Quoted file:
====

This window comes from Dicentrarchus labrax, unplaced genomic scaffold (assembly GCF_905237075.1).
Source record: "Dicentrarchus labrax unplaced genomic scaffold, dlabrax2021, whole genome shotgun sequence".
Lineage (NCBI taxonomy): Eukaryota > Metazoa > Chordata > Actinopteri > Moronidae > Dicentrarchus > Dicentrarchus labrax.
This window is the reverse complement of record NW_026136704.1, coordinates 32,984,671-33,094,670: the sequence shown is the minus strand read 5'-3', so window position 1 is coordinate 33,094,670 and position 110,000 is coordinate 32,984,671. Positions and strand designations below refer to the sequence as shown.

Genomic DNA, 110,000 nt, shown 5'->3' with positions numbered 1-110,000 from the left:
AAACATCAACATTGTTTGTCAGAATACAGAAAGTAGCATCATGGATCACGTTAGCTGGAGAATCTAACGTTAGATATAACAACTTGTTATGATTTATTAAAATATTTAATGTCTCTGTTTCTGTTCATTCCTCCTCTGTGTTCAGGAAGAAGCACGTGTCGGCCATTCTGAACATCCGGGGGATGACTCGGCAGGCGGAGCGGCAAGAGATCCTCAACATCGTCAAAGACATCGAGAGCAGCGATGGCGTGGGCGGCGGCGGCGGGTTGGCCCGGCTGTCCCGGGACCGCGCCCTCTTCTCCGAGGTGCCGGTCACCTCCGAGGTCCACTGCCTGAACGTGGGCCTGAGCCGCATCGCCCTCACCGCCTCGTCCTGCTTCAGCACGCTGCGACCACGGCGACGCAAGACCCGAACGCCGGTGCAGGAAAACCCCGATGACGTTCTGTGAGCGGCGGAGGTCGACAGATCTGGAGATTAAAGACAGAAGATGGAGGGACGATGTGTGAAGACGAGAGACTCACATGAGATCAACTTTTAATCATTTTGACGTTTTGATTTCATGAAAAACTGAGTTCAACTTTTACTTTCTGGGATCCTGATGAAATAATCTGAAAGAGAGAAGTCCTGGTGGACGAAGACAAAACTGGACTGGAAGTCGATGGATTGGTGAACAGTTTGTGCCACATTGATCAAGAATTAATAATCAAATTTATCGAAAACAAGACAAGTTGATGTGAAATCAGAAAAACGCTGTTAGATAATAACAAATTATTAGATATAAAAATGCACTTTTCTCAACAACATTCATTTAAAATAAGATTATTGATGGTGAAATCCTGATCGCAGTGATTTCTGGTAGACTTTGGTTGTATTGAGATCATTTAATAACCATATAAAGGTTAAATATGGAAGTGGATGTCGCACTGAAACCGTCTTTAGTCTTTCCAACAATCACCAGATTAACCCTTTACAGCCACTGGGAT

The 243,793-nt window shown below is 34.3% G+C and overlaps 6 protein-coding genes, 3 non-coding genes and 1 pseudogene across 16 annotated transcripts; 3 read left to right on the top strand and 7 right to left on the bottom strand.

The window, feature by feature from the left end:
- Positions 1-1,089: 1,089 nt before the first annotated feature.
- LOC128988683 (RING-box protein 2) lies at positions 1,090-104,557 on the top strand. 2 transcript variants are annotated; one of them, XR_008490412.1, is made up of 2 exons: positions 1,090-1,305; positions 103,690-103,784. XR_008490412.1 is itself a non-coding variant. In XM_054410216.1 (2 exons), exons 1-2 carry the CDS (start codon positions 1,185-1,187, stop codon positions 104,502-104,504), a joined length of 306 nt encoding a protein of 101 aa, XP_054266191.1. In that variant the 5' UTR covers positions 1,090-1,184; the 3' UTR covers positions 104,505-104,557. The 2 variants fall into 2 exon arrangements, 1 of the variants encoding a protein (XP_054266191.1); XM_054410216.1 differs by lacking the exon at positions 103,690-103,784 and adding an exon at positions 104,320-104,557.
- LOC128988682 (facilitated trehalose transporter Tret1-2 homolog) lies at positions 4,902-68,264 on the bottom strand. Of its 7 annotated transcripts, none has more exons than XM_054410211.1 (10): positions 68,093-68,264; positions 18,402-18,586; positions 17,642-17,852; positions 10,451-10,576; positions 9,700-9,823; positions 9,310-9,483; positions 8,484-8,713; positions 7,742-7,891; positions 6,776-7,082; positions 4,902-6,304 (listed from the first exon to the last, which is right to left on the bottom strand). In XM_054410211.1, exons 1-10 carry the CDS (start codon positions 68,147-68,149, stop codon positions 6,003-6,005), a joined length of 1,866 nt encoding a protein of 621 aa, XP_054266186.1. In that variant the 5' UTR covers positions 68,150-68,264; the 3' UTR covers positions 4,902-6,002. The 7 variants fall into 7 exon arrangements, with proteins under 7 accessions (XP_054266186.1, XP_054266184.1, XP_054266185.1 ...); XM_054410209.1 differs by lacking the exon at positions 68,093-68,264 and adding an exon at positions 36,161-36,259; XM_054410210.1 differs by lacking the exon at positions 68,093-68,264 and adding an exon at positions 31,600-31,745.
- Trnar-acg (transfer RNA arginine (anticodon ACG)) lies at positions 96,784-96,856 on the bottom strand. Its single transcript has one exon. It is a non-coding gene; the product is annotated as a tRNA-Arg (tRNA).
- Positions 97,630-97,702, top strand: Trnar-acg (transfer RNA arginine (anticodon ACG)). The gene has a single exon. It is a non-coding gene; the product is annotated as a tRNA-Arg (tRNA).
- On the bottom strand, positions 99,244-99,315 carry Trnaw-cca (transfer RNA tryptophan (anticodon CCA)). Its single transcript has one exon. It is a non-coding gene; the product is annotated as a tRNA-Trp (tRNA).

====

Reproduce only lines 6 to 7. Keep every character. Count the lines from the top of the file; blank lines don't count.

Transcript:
AAACATCAACATTGTTTGTCAGAATACAGAAAGTAGCATCATGGATCACGTTAGCTGGAGAATCTAACGTTAGATATAACAACTTGTTATGATTTATTAAAATATTTAATGTCTCTGTTTCTGTTCATTCCTCCTCTGTGTTCAGGAAGAAGCACGTGTCGGCCATTCTGAACATCCGGGGGATGACTCGGCAGGCGGAGCGGCAAGAGATCCTCAACATCGTCAAAGACATCGAGAGCAGCGATGGCGTGGGCGGCGGCGGCGGGTTGGCCCGGCTGTCCCGGGACCGCGCCCTCTTCTCCGAGGTGCCGGTCACCTCCGAGGTCCACTGCCTGAACGTGGGCCTGAGCCGCATCGCCCTCACCGCCTCGTCCTGCTTCAGCACGCTGCGACCACGGCGACGCAAGACCCGAACGCCGGTGCAGGAAAACCCCGATGACGTTCTGTGAGCGGCGGAGGTCGACAGATCTGGAGATTAAAGACAGAAGATGGAGGGACGATGTGTGAAGACGAGAGACTCACATGAGATCAACTTTTAATCATTTTGACGTTTTGATTTCATGAAAAACTGAGTTCAACTTTTACTTTCTGGGATCCTGATGAAATAATCTGAAAGAGAGAAGTCCTGGTGGACGAAGACAAAACTGGACTGGAAGTCGATGGATTGGTGAACAGTTTGTGCCACATTGATCAAGAATTAATAATCAAATTTATCGAAAACAAGACAAGTTGATGTGAAATCAGAAAAACGCTGTTAGATAATAACAAATTATTAGATATAAAAATGCACTTTTCTCAACAACATTCATTTAAAATAAGATTATTGATGGTGAAATCCTGATCGCAGTGATTTCTGGTAGACTTTGGTTGTATTGAGATCATTTAATAACCATATAAAGGTTAAATATGGAAGTGGATGTCGCACTGAAACCGTCTTTAGTCTTTCCAACAATCACCAGATTAACCCTTTACAGCCACTGGGAT

The 243,793-nt window shown below is 34.3% G+C and overlaps 6 protein-coding genes, 3 non-coding genes and 1 pseudogene across 16 annotated transcripts; 3 read left to right on the top strand and 7 right to left on the bottom strand.